Clinical outcome was assessed according to preoperative questionnaires and the last follow-up. Hip status was assessed using the Western Ontario and McMaster Universities (WOMAC) questionnaire . Its usefulness comes from its ability to assess clinical changes patients have perceived in their state of health, and it has been validated in Spanish . The numeric rating scale is scored from 0 (best) to 10 (worst). Therefore, the maximal aggregate score for pain, stiffness, and function is 50, 20, and 170, respectively. Generic health was assessed using the SF-36, with its eight scales ranging from 0 to 100 (100 being best). The SF-36 also includes a transition item that asks about the change in general health status from the previous year. Lastly, every patient was asked whether they would undergo the operation again.
Radiological analysis was based on an anteroposterior (AP) radiograph of the pelvis and an axial projection taken preoperatively, immediately postoperatively, and at the last follow-up examination. Preoperative images gave an idea of the acetabular defect, but in all cases the defect was classified according to what was seen during surgery. To determine whether there was migration of the acetabular component, we established references on AP radiographs of the pelvis, following the study by Borland et al.. A line was marked that joined the two acetabular teardrops (x-axis), and another line was perpendicular to the first lateral to the teardrop (y-axis). The horizontal and vertical distances to the polyethylene cup were measured at its lowest and medial points. We also measured the abduction angle of the polyethylene cup relative to the x-axis. In the radiological controls of the last follow-up examination, the presence of radiolucent lines around the trabecular metal augments as well as the incorporation of the graft were evaluated  (Fig. 2), although the latter was complicated by the placement of the mesh.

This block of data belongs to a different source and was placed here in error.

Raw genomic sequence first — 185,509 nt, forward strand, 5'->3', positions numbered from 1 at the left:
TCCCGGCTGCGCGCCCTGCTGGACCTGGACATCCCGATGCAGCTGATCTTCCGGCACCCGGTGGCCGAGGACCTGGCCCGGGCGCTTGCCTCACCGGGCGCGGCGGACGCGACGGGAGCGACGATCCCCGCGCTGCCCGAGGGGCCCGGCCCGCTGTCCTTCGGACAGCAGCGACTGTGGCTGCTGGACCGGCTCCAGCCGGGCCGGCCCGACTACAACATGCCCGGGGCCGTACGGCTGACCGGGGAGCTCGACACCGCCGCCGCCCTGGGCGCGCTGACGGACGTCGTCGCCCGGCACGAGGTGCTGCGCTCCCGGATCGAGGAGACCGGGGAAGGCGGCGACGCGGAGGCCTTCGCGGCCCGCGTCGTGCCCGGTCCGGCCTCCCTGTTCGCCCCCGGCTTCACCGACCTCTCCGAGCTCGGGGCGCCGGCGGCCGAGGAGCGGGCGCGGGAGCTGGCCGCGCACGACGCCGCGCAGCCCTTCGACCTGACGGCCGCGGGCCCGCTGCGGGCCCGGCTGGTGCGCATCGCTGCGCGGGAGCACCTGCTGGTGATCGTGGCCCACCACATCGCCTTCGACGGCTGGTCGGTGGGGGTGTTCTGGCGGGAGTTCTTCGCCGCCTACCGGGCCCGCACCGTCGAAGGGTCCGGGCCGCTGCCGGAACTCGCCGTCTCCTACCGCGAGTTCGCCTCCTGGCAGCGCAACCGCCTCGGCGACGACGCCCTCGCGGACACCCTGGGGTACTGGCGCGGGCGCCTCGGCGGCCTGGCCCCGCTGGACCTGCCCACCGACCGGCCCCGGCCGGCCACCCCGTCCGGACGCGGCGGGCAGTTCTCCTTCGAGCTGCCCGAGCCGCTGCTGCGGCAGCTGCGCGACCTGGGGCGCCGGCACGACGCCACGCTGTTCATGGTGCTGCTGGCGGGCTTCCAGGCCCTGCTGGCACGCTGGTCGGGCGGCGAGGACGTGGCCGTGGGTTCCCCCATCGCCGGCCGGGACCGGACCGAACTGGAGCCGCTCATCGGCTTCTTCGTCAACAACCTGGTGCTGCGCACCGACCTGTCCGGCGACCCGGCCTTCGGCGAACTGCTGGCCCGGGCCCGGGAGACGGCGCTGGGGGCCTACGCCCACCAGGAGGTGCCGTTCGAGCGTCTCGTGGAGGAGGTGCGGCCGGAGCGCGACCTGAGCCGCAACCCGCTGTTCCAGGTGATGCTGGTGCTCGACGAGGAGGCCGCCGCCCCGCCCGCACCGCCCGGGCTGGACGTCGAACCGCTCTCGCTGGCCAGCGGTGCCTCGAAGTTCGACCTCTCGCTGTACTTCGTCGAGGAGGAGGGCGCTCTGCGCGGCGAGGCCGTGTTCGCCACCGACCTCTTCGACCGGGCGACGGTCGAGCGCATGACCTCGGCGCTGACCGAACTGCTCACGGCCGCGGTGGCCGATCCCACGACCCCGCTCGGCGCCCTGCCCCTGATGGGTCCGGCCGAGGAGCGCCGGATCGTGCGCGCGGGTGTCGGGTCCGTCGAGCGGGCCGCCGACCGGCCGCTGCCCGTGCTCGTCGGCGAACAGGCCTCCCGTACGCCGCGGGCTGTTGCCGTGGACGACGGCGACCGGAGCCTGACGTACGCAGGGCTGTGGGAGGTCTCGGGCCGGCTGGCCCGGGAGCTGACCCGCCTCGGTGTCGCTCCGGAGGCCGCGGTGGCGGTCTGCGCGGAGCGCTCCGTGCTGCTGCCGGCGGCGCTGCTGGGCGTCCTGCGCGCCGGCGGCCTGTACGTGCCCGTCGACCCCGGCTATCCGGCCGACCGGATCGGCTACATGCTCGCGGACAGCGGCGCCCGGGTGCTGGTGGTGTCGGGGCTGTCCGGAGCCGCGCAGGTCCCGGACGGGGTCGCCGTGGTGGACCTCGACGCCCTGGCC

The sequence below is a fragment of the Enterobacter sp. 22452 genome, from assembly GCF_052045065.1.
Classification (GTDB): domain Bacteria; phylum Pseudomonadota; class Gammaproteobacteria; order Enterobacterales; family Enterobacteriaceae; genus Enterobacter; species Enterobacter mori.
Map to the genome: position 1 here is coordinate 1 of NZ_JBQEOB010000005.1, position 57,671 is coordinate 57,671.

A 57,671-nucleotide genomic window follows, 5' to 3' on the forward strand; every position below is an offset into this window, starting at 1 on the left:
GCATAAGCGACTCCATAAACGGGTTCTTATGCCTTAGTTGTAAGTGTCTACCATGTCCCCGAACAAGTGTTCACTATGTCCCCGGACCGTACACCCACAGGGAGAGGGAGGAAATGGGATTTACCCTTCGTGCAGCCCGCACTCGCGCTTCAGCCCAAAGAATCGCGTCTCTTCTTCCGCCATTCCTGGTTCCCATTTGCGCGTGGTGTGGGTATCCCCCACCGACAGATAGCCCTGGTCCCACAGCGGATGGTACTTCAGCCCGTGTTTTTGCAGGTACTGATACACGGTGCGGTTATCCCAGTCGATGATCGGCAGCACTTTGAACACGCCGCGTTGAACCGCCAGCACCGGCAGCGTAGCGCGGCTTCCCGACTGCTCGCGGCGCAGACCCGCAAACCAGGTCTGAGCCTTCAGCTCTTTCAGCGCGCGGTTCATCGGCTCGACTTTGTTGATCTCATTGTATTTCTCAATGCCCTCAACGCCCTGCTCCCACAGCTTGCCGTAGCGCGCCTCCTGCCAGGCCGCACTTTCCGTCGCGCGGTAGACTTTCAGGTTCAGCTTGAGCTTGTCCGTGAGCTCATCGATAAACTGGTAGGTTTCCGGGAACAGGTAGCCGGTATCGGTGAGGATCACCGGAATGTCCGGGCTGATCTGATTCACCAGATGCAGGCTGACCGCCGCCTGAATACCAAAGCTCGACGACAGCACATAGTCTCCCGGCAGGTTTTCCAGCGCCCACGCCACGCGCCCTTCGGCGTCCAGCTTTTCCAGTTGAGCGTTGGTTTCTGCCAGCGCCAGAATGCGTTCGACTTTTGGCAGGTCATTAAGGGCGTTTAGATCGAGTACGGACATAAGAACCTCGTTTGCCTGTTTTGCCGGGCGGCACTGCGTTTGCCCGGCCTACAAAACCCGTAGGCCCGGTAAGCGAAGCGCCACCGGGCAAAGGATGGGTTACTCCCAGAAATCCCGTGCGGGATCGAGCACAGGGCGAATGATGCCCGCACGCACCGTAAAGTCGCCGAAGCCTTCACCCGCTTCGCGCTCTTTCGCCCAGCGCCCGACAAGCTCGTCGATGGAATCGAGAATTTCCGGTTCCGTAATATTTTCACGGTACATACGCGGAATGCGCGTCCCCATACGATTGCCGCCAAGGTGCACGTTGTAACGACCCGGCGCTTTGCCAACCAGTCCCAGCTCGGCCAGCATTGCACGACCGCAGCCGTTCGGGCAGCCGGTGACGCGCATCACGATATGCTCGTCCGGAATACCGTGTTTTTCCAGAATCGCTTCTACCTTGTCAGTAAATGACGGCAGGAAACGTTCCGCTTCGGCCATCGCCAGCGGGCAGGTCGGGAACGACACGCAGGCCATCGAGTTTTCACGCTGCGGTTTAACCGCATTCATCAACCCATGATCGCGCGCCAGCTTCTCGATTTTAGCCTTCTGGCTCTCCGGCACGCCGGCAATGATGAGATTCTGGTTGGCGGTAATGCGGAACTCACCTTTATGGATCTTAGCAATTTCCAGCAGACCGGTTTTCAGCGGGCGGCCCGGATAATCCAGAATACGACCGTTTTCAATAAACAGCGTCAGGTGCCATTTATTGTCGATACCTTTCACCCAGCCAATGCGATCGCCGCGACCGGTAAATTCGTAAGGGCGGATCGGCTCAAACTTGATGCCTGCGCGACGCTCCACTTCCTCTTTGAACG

Radiographic loosening was defined by a change in the abduction angle of more than 10° or a change in the vertical or horizontal position of the acetabular component of more than 5 mm.
Data were analysed in SPSS version 18 for Windows. The data were grouped according to frequency and to measures of central tendency and dispersion: percentages, means, and standard deviation. To compare the variables under study with respect to time (before and after surgery), the nonparametric Wilcoxon test of ranks and signs for two related samples was used. Significance was accepted when the probability p associated with the test statistic was < 0.05.
For the WOMAC scale, the results were considered clinically relevant when the difference in the before–after evaluation exceeded predetermined values for each considered sphere, taking as reference 50% of the initial value .